Saturday, February 7, 2009

The Woes of Internet Research

When I think internet I think panopticon; however, instead of there being a single point of view from which all parts are visible there are multiple.

It is this multi-angled view, a characteristic of the internet, that impacts the way in which researchers deal with human subjects.

What is private or public behaviour?
When can/does covert observation take place?

The "common rule" a federal regulation involved with "the protection of human subjects" proves to serve as the primary source of problematic issues related to internet research. It is as such because of the inherent ambiguity in definition of the public and the private on the internet.

The blurred boundaries of that which is private and that which is public affect the process of informed consent, the assesment of risks involved, and the protocol a research project must establish in protecting the privacy of an individual with regards to their rights to personal privacy and the confidentiality of the data which they provide.

In essence, the basic ethical principles, as described in the "Belmont Report", come into question when utilizing the internet, especially with regards to "respect for persons" and "beneficence" as described in the aforementioned. It is as such simply because the internet was not accounted for during the development of the Belmont document.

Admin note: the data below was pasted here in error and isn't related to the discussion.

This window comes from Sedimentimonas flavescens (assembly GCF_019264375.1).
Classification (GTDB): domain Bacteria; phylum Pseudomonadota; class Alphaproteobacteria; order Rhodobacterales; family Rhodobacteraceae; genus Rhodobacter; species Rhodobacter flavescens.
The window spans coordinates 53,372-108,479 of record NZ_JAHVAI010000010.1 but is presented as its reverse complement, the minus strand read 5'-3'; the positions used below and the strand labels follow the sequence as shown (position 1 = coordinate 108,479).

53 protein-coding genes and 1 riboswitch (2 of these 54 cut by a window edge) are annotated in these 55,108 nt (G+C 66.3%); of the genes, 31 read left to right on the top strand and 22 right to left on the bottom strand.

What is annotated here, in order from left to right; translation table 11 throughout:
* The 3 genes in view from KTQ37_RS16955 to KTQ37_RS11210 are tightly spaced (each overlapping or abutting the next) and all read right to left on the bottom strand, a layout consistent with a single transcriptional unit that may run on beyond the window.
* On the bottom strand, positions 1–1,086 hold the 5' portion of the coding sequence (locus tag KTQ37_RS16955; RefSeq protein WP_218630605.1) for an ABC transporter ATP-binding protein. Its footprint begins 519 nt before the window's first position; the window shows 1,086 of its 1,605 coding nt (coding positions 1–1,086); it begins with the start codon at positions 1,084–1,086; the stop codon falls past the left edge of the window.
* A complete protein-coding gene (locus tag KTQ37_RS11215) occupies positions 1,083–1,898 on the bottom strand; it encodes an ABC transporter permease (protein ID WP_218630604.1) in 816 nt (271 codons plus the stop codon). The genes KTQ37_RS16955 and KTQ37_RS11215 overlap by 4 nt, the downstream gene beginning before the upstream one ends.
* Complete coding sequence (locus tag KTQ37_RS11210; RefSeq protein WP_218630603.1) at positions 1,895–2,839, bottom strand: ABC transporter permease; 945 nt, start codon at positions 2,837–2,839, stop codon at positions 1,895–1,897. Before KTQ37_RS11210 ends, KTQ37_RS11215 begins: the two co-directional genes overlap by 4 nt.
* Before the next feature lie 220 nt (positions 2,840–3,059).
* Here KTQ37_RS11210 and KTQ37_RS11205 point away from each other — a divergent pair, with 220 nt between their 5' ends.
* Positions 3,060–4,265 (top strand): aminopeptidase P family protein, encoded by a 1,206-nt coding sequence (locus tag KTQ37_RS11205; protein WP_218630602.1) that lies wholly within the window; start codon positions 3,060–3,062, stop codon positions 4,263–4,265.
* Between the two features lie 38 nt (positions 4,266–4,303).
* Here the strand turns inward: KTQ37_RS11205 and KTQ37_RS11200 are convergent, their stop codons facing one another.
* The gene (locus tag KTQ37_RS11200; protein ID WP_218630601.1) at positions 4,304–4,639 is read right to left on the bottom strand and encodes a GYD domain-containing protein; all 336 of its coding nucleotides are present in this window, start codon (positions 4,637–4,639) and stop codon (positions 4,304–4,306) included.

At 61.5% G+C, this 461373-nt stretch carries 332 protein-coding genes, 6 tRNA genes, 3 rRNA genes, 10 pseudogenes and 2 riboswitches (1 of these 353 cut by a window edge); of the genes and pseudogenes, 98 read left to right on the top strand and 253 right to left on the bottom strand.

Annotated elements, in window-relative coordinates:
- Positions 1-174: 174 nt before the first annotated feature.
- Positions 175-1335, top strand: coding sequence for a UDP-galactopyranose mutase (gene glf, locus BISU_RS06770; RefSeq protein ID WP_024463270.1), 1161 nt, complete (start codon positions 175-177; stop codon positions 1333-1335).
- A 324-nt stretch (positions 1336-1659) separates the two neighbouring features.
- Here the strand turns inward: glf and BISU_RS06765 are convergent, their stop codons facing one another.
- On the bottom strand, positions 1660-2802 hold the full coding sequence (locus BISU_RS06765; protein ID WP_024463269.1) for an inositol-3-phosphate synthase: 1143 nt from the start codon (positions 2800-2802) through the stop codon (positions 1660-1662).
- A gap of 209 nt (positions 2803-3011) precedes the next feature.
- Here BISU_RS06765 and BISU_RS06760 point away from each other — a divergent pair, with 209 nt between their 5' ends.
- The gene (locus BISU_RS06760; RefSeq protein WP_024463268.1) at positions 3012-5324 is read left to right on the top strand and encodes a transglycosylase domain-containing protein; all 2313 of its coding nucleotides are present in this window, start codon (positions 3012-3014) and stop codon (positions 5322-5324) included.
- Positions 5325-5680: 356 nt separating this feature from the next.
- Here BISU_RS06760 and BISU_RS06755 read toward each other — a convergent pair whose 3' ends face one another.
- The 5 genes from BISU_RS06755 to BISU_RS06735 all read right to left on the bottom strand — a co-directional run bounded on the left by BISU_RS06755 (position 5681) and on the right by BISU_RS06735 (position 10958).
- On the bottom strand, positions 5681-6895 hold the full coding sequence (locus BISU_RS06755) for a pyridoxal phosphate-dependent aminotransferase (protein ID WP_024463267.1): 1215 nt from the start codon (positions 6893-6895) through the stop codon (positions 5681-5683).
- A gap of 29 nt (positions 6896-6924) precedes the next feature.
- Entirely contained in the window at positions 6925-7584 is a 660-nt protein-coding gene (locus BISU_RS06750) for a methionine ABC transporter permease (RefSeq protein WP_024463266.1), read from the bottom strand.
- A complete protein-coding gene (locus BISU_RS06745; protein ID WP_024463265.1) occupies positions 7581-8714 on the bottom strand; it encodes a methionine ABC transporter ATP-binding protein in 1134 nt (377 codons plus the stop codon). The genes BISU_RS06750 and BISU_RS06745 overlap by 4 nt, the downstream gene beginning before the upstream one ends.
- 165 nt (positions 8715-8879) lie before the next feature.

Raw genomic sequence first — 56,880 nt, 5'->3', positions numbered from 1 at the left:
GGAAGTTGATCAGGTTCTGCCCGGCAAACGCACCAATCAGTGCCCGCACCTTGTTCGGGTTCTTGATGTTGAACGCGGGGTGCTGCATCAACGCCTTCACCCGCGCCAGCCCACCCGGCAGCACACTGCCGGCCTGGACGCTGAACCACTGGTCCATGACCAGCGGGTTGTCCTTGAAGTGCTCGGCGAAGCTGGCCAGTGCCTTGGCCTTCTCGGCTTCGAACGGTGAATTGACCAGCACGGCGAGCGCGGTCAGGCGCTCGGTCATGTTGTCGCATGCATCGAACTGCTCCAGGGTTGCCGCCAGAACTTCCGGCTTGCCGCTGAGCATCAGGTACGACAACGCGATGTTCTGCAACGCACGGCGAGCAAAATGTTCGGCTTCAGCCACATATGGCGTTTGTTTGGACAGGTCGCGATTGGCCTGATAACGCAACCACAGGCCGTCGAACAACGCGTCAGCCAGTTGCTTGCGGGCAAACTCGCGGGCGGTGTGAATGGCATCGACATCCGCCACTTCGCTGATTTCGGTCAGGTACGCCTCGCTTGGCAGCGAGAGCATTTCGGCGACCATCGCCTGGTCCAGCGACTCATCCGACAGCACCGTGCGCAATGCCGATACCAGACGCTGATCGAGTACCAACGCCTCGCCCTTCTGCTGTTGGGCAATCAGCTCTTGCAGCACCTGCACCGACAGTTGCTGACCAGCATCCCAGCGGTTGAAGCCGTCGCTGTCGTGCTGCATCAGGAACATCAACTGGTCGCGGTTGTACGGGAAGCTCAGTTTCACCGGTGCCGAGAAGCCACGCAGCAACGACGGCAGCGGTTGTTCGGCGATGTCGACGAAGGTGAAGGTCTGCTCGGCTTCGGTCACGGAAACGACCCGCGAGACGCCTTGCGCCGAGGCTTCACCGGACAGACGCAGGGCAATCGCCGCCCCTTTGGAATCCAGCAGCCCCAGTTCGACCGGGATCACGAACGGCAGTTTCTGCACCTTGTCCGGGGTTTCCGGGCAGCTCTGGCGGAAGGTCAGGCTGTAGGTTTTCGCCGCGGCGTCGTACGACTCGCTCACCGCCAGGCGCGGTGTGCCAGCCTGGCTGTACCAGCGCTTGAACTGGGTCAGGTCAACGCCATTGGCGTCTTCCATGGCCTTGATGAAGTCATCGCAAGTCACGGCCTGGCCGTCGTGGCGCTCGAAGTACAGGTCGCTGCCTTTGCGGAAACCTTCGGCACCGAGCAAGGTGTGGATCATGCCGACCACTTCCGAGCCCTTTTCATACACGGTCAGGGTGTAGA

1 comment:

  1. To continue the exchange...

    First, thanks for the comment you left me. The point you raise about measuring the truth value of an individual's response is vital, and I wished I had mentioned it myself. When this topic appears—the idea of gauging the accuracy of response— usually I am reminded of the 2008 NH primary. Polls, pundits, and instruments were wrong: they had *measured* inaccurately for an Obama win. The competing explanation was that perhaps the sample had *responded* inaccurately—they had deceived the pollsters.

    This leads me to your reflection on private and public space. Those sections in the modules were, at the very minimum, provocative, especially the pieces that speak of deception in the public sphere. I was surprised to find the IRB standardizing (with little reservation) the intentional deception by the researcher of the sample subjects. Interestingly, neither the Belmont Report nor the IRB test attempt to describe deception working the other way—subject to researcher. I can't believe that the reason for this omission is that they haven't thought of it themselves.

    Finally, to swing back to the example of the NH Primaries, there could be a third explanation for all the apparent contradictions—time. People could have changed their minds, even in 24 to 12 hours.

    Most instruments/systems measure change over time. Once that operation is pluralized, problems arise. "Changes over times" keep biting and scratching, refusing to stand still and be counted.